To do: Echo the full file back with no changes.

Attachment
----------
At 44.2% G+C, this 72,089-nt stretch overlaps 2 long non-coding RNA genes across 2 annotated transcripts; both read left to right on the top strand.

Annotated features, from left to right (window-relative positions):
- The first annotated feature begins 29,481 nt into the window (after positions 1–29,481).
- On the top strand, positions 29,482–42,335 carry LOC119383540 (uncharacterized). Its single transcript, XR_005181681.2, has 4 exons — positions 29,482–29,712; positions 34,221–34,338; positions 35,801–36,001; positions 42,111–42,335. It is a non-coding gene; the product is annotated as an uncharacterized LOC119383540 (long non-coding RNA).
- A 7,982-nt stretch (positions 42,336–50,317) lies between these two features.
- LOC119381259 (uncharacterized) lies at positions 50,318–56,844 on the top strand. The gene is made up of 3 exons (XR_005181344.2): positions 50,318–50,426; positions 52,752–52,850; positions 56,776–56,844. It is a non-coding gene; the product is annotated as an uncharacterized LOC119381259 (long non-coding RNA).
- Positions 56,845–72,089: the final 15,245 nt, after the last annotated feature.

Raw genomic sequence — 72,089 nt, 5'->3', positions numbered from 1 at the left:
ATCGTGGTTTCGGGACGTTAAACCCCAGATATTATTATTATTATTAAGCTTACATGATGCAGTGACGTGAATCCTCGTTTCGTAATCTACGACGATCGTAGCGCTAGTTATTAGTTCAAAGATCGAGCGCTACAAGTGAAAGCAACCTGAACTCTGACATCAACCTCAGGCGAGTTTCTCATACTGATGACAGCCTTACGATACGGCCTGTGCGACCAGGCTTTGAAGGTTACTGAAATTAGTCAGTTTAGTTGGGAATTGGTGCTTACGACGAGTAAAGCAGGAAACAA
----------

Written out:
At 44.2% G+C, this 72,089-nt stretch overlaps 2 long non-coding RNA genes across 2 annotated transcripts; both read left to right on the top strand.

Annotated features, from left to right (window-relative positions):
- The first annotated feature begins 29,481 nt into the window (after positions 1–29,481).
- On the top strand, positions 29,482–42,335 carry LOC119383540 (uncharacterized). Its single transcript, XR_005181681.2, has 4 exons — positions 29,482–29,712; positions 34,221–34,338; positions 35,801–36,001; positions 42,111–42,335. It is a non-coding gene; the product is annotated as an uncharacterized LOC119383540 (long non-coding RNA).
- A 7,982-nt stretch (positions 42,336–50,317) lies between these two features.
- LOC119381259 (uncharacterized) lies at positions 50,318–56,844 on the top strand. The gene is made up of 3 exons (XR_005181344.2): positions 50,318–50,426; positions 52,752–52,850; positions 56,776–56,844. It is a non-coding gene; the product is annotated as an uncharacterized LOC119381259 (long non-coding RNA).
- Positions 56,845–72,089: the final 15,245 nt, after the last annotated feature.

Raw genomic sequence — 72,089 nt, 5'->3', positions numbered from 1 at the left:
ATCGTGGTTTCGGGACGTTAAACCCCAGATATTATTATTATTATTAAGCTTACATGATGCAGTGACGTGAATCCTCGTTTCGTAATCTACGACGATCGTAGCGCTAGTTATTAGTTCAAAGATCGAGCGCTACAAGTGAAAGCAACCTGAACTCTGACATCAACCTCAGGCGAGTTTCTCATACTGATGACAGCCTTACGATACGGCCTGTGCGACCAGGCTTTGAAGGTTACTGAAATTAGTCAGTTTAGTTGGGAATTGGTGCTTACGACGAGTAAAGCAGGAAACAA